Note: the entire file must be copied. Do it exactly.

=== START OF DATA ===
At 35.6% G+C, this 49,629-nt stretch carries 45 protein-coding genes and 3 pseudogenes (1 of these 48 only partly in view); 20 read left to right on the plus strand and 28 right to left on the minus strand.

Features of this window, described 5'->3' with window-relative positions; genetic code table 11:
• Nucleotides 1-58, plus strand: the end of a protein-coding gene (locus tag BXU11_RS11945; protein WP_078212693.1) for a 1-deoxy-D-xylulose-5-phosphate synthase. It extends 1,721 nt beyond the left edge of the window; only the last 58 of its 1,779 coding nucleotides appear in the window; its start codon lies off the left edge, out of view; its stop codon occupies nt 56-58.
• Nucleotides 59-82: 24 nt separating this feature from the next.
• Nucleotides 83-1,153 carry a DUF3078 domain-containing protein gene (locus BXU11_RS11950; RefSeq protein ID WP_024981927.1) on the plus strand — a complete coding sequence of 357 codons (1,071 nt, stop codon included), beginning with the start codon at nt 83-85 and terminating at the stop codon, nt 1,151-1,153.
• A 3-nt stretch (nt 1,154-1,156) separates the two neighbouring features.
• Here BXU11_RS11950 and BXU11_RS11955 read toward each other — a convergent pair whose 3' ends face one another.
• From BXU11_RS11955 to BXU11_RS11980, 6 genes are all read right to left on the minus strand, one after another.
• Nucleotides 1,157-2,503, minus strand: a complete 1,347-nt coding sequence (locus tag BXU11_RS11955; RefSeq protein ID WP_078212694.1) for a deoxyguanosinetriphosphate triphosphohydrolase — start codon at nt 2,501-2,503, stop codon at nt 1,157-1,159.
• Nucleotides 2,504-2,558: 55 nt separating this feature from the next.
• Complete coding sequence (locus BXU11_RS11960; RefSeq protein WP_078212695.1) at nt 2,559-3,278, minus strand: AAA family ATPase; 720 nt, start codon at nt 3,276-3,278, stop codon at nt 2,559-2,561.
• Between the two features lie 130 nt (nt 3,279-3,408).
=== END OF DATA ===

At 35.6% G+C, this 49,629-nt stretch carries 45 protein-coding genes and 3 pseudogenes (1 of these 48 only partly in view); 20 read left to right on the plus strand and 28 right to left on the minus strand.

Features of this window, described 5'->3' with window-relative positions; genetic code table 11:
• Nucleotides 1-58, plus strand: the end of a protein-coding gene (locus tag BXU11_RS11945; protein WP_078212693.1) for a 1-deoxy-D-xylulose-5-phosphate synthase. It extends 1,721 nt beyond the left edge of the window; only the last 58 of its 1,779 coding nucleotides appear in the window; its start codon lies off the left edge, out of view; its stop codon occupies nt 56-58.
• Nucleotides 59-82: 24 nt separating this feature from the next.
• Nucleotides 83-1,153 carry a DUF3078 domain-containing protein gene (locus BXU11_RS11950; RefSeq protein ID WP_024981927.1) on the plus strand — a complete coding sequence of 357 codons (1,071 nt, stop codon included), beginning with the start codon at nt 83-85 and terminating at the stop codon, nt 1,151-1,153.
• A 3-nt stretch (nt 1,154-1,156) separates the two neighbouring features.
• Here BXU11_RS11950 and BXU11_RS11955 read toward each other — a convergent pair whose 3' ends face one another.
• From BXU11_RS11955 to BXU11_RS11980, 6 genes are all read right to left on the minus strand, one after another.
• Nucleotides 1,157-2,503, minus strand: a complete 1,347-nt coding sequence (locus tag BXU11_RS11955; RefSeq protein ID WP_078212694.1) for a deoxyguanosinetriphosphate triphosphohydrolase — start codon at nt 2,501-2,503, stop codon at nt 1,157-1,159.
• Nucleotides 2,504-2,558: 55 nt separating this feature from the next.
• Complete coding sequence (locus BXU11_RS11960; RefSeq protein WP_078212695.1) at nt 2,559-3,278, minus strand: AAA family ATPase; 720 nt, start codon at nt 3,276-3,278, stop codon at nt 2,559-2,561.
• Between the two features lie 130 nt (nt 3,279-3,408).